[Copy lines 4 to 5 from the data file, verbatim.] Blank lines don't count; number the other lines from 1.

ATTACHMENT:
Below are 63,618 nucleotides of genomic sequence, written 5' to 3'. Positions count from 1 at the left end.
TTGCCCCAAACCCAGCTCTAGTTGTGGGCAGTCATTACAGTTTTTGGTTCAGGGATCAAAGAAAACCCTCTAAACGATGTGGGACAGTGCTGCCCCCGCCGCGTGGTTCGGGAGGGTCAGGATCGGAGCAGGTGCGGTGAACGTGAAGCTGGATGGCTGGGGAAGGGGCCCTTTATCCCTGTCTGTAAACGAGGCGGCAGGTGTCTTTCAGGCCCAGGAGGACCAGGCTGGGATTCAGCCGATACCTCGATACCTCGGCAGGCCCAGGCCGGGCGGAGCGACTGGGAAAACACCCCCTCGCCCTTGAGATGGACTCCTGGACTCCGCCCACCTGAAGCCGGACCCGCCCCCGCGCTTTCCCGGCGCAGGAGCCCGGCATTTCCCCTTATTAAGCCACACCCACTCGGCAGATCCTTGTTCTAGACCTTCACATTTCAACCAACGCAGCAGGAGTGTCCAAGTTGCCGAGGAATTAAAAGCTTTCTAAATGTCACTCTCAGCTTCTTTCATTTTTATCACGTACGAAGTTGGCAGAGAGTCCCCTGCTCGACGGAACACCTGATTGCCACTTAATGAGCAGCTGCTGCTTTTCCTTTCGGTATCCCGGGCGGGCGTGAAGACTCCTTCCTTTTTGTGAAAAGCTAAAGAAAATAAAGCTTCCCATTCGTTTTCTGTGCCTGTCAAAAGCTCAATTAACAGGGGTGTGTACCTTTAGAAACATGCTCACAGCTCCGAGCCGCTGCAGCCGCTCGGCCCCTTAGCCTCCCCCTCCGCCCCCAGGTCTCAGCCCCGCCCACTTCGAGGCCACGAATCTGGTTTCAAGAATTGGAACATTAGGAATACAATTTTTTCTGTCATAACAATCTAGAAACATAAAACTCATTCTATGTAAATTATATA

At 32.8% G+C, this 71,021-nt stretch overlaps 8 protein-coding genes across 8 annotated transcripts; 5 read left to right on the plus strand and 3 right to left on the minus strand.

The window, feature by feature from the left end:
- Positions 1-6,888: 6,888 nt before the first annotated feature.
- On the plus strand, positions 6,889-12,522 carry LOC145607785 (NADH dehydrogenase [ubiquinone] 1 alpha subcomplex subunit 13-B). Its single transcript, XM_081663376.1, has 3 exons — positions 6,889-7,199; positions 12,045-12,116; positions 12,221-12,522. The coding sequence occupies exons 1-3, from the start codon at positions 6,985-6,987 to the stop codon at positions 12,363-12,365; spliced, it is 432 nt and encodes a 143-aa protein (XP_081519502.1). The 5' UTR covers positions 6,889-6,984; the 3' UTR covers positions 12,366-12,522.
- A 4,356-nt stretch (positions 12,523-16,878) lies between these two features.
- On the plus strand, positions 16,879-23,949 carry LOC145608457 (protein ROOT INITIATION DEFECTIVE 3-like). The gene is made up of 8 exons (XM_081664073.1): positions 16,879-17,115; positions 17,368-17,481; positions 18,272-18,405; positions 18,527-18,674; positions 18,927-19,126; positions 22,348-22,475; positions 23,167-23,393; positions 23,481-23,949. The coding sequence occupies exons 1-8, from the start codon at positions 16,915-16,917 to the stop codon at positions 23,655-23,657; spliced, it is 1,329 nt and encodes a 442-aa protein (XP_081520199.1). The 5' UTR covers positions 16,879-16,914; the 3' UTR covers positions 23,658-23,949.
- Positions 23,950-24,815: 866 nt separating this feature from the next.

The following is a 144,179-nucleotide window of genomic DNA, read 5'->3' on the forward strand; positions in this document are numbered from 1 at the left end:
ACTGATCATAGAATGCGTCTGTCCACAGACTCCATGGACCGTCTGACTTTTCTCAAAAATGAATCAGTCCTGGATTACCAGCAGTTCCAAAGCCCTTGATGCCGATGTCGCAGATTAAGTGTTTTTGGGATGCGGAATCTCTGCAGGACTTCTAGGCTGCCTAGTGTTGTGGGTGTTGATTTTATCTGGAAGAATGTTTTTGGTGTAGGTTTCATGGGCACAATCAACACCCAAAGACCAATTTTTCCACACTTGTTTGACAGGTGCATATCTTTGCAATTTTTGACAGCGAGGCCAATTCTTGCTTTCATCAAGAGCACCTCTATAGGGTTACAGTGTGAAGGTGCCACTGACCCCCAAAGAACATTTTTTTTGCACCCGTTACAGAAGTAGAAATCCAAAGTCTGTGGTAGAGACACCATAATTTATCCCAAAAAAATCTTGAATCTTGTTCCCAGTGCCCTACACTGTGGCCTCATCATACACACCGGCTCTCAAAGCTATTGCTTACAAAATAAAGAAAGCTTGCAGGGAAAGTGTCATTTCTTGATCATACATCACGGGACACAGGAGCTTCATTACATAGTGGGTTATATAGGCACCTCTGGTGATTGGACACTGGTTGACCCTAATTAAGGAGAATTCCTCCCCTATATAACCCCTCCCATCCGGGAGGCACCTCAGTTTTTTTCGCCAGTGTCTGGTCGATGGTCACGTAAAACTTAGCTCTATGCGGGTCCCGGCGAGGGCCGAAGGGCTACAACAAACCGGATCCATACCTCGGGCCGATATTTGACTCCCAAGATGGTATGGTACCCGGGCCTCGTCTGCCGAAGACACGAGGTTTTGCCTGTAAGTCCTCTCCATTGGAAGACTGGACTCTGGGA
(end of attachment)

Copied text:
The window, feature by feature from the left end:
- Positions 1-6,888: 6,888 nt before the first annotated feature.